MANKATO — The Minnesota State University Facilities Master Plan includes all kinds of proposed projects during the next decade or so, from a total remodel of Armstrong Hall to building additions to Morris and Ford halls.
MSU faculty and staff were excited about those changes, but some of the most buzzed-about improvements were beautification aspects. Closing down part of Ellis and Mayfair Street to Warren (which runs along the backside of the library to Trafton) to vehicle traffic, for example, and making the area pedestrian friendly and community oriented was favored.
“We need to break up that concrete,” said Karen Burger, who works in University Advancement. “And I like the mall renovation a lot.”
The idea is to extend the campus mall north, better connecting the residence halls and making the center of campus more inviting for gathering spaces, said Kathy Wallace of the Cuningham Group, which is working with MSU to put together plans.
Besides the extension, the overall look of the mall, including the pavement, is in need of repair, she said.
“The landscape also has sort of reached the end of its attractive life span,” Wallace said.
The mall scene was just one of various sketches and maps that lined a room in the Centennial Student Union Wednesday to update the community on the campus “wish list.”
Ron Fields, MSU associate vice president for facilities management, said every five years MSU updates its list of facilities’ needs and prioritizes projects based on demographic changes, such as increasing enrollment.
Beginning last fall a committee solicited proposals and met with deans, administration, faculty, facilities staff and students, among others, to gather information on what’s working on campus and what needs changing. The proposals released Wednesday were the outcome of those conversations.
“These are not approved. This is not a plan,” Fields said. “This is a possible direction.”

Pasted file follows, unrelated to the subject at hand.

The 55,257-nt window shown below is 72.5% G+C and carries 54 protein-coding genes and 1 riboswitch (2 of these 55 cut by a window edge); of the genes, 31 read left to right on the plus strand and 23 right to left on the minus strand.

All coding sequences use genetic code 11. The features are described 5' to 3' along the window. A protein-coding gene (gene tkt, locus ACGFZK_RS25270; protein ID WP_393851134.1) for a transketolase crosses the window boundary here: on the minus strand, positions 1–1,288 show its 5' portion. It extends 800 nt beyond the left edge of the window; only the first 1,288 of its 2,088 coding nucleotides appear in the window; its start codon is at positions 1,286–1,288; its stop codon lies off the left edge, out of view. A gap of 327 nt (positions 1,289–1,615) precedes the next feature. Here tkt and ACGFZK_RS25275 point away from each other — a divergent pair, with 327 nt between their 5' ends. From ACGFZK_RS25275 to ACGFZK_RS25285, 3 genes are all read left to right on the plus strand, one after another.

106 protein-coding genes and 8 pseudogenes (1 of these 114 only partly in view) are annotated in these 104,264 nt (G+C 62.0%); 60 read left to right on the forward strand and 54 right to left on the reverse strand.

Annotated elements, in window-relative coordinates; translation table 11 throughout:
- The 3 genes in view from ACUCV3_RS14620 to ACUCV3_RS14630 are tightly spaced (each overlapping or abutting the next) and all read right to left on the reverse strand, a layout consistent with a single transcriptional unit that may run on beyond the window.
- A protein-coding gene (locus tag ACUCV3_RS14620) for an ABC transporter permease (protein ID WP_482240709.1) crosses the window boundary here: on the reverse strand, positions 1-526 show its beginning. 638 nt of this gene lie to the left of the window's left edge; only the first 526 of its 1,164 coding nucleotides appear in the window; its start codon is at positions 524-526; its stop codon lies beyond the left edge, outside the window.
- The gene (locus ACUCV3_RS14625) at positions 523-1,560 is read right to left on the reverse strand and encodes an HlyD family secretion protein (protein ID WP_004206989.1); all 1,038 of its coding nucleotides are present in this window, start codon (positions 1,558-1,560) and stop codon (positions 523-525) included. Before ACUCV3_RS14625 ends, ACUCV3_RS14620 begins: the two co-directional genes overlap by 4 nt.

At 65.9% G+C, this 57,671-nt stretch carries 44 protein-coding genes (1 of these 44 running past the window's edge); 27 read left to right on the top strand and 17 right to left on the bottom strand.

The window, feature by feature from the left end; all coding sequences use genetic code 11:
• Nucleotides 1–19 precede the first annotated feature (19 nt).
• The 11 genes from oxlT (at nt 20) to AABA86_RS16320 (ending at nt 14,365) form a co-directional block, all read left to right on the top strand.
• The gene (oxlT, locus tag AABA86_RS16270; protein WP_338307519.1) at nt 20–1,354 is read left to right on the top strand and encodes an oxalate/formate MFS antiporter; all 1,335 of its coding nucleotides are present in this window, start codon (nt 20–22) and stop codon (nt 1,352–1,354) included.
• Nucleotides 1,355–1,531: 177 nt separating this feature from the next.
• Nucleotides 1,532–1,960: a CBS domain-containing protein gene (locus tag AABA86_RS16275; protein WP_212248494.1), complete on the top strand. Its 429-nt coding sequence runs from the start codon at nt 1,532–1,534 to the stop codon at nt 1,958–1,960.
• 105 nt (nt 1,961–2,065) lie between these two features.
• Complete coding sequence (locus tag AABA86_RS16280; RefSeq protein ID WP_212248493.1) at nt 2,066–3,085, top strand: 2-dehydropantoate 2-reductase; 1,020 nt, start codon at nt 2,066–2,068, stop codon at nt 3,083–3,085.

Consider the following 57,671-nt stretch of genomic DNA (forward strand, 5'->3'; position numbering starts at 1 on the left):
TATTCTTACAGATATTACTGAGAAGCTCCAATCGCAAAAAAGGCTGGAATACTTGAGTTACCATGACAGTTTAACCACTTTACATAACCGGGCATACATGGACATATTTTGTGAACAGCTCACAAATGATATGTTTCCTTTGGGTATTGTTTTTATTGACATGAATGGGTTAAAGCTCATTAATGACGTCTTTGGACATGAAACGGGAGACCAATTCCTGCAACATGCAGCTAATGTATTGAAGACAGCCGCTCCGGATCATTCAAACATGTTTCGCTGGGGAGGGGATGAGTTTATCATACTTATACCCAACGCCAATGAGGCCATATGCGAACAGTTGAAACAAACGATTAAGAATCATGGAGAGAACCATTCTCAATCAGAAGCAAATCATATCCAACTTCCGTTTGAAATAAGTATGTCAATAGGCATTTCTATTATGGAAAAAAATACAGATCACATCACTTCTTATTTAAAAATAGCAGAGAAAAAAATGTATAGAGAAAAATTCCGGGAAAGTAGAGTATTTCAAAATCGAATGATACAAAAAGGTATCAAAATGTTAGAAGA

The next step, he said, will be to present the proposals to MSU President Richard Davenport and his cabinet for feedback. As such, funding — which will differ from project to project, including revenue-based and capital bonding — and specific timelines have yet to be determined.
Among the proposals:
* a Clinical Sciences building, which would be added onto Ford Hall
* a building replacement of Carkoski
* a business school addition to Meyer Hall, called the Global Solutions Institute
* an addition and remodel of Armstrong Hall
* a parking deck adjacent to the Student Union and additional parking elsewhere, including at the Gage site and south of the free lot
* additional student housing
* additional academic buildings, including one adjacent to the Performing Arts Center
* a pedestrian walkway bridge across Stadium
* an underground connection between the union and the library
* a bicycle hub with sheltered bike racks
* a sports bubble
Wallace said Armstrong Hall was one of the biggest priorities brought up by the campus community, including the comfort/air quality, classroom density and flexibility of space.
“It’s kind of the work horse of the campus with all the classrooms in there,” Wallace said.
However, the project wouldn’t begin for awhile. “The completion of that wouldn’t happen for six-plus years just because of funding cycles,” she said.
Other needs voiced on campus were to make MSU more of a pedestrian campus, thereby improving safety and campus connectivity. Parking, improving academic spaces, accommodating growth, supporting bicyclists and improving energy efficiency also were included.
Wallace said aesthetic improvements are being looked at around the edges of campus, including adding benches and lighting and an atmosphere that signifies the perimeter of MSU — “making campus look like campus all the way around.”
Replacing Carkoski is one of the first projects in the works, Wallace said. Funding will be sought in 2015.
Gregory Wilkins, associate director for Student Activities, brought up traffic issues that exist on Stadium and Warren, which would increase when the traffic on Ellis and Mayfair would be pushed out onto the perimeters of campus.
Wallace said while they haven’t solved the issue, there is a plan to create a “transit plaza effect” in front of the student union with buses and vehicles dropping off and turning around.
Overall, Burger said she was glad to see the objectives laid out graphically.
“It helps me to see what they’re going to do,” she said. “I think it’s a great plan.”